I've got good news. Publishers, fear not, there's a bright new digital future on the horizon. And I've got proof. Of course, the future isn't without its complexities and there's a balance of power-shifting that will have new winners and losers. But the good news is that the long term future of digital content is going to see a significant increase in the opportunity to generate both subscription and advertising revenue.
Here's the proof:
It was just days before the Holidays and I took a bit of an educated guess and purchased a Kindle e-reader for my wife as a gift. She's been an avid reader all of her life, but the various demands of work, life, family, have meant that she hasn't been reading as much as she used to. We were on our way to a week at the beach and I thought that a Kindle might be the perfect device for beach reading.
While I'm pleased to report that I was right, I learned far more about the future of digital publishing in those seven days that I could have possibly imagined.
Here are just a few observations:
My experience is that new hardware is either 'gettable' or not. Folks either braile their way around, figure it out, and find themselves comfortable and connected quickly or the device fails. The Kindle wins. My wife, and in short order both my sons, were using the Kindle with ease. They were browsing, reading, and then quickly wanting to purchase more books, newspapers and digital content.
There's absolutely no doubt from my quick family focus group that the Kindle will encourage the sale of digital content. My wife was both amused and then taken with the 'recommendation' features. My younger son searched for one of his favorite authors and found a book he hadn't read. My older son (college age) was exploring the annotation features and thinking about how much he wished his textbooks were on a Kindle-like device.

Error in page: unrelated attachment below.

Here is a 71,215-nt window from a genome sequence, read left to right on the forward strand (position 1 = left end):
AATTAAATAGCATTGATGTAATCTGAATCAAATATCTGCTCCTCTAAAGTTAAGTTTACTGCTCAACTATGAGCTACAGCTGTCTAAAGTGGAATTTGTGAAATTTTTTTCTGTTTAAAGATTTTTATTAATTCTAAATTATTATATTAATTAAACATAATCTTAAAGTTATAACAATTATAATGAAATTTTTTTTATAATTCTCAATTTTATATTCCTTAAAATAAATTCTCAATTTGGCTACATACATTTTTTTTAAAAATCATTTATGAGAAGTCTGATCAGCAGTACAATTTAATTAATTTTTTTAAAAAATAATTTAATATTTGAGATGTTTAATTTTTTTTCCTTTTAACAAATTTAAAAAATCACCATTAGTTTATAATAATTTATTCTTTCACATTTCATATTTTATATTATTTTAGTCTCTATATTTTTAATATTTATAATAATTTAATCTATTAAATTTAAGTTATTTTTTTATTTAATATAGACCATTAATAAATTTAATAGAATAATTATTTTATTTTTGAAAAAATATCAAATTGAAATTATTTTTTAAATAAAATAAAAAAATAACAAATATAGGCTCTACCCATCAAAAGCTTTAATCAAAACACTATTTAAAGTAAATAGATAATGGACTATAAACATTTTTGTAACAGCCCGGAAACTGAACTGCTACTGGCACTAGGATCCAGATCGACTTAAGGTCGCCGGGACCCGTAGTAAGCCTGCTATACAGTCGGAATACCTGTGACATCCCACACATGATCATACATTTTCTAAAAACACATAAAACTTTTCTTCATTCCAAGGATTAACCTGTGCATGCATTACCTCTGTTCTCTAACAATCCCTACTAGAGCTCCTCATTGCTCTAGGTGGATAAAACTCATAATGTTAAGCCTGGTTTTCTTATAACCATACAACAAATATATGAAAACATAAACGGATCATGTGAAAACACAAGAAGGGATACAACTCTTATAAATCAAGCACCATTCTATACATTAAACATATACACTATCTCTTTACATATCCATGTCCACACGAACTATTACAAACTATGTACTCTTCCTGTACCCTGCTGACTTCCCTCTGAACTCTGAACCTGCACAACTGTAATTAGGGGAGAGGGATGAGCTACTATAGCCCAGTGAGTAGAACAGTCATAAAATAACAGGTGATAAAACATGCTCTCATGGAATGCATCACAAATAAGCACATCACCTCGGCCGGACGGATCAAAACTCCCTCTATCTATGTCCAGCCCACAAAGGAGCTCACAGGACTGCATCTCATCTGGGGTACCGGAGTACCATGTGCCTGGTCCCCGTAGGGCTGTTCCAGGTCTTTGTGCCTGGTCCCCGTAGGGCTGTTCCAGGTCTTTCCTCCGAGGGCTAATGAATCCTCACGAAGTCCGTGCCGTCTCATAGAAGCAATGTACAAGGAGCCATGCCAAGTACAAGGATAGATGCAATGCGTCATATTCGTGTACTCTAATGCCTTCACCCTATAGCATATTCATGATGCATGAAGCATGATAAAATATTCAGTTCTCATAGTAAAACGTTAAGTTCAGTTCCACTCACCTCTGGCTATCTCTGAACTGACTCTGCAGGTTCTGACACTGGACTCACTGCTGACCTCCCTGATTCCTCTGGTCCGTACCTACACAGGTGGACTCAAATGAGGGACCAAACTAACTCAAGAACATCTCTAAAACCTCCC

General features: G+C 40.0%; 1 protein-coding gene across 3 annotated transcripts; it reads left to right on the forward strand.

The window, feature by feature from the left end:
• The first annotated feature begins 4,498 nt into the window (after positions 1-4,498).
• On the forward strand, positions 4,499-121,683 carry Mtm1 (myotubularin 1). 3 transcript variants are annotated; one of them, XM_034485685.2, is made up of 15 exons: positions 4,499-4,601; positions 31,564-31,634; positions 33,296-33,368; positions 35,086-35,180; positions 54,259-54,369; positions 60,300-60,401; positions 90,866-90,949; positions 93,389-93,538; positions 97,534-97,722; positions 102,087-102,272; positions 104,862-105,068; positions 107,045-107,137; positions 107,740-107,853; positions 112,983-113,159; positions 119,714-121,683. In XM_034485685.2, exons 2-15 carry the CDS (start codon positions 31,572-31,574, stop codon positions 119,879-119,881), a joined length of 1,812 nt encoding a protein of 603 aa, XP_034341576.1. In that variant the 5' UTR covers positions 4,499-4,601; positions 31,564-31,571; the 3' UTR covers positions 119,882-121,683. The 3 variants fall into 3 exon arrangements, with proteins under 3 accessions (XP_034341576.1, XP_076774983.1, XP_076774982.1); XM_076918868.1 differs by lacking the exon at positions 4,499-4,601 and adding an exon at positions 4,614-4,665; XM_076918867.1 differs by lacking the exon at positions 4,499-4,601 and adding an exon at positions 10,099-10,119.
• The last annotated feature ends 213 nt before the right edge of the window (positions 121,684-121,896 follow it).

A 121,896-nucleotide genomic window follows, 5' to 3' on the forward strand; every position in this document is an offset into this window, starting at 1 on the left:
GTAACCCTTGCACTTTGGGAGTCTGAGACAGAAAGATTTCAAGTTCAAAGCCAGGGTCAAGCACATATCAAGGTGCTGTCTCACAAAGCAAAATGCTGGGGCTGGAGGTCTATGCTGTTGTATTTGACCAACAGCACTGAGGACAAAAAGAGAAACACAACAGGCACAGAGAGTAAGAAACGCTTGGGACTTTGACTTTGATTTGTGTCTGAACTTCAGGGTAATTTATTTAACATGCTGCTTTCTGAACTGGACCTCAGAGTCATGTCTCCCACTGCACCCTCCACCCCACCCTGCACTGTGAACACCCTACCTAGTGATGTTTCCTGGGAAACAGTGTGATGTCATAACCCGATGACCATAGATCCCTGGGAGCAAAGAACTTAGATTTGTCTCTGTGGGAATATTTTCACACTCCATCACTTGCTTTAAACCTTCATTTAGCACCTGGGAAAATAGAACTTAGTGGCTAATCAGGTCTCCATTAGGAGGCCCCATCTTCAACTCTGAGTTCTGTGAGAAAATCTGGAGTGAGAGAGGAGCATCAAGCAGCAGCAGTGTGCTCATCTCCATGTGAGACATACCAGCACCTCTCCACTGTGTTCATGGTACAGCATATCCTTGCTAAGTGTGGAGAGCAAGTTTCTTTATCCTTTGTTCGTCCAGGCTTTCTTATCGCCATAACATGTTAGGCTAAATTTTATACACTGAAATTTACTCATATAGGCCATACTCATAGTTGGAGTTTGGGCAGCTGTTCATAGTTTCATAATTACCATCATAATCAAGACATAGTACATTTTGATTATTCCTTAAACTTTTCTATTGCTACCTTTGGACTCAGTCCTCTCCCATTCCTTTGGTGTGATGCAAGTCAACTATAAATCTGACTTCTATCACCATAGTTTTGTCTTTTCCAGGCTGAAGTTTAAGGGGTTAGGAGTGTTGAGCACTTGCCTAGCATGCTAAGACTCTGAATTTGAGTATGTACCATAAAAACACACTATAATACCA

One of the questions everyone asks about digital content is 'how will you find it?' Yet anyone who's walked the shelves in Barnes & Noble or Borders knows that the sheer volume of content makes finding the right book a frustrating experience. Clearly Amazon has the volume of content, the behavior of its registered members, and the ability to start to make meaningful recommendations and digital offers (buy more than one book by the same author at the same time and get an XX% discount), and frequency buyer discounts.
As I said at the outset, this is good news. There's clearly an increased appetite for digital content when you put both the reader and the recommendation tools in the hands of users. A working mother, a middle-school child, a college sophomore are all ready and excited to consume more digital text on the Kindle. And there's no discussion of 'free' here, because Kindle is at least as far as our group dug in a paid offering.
That's the good news. The next question is how will content, and in particular magazine and newspaper content, differ from current pages in print as we move to a digital future? There are two very good demos of what a digital magazine might look and feel like that are worth exploration. There's the Sports Illustrated e-magazine demo here and there's a very innovative Bonnier magazine demo here, and then there's a cool looking $75 Tablet in the works from One Laptop Per Child.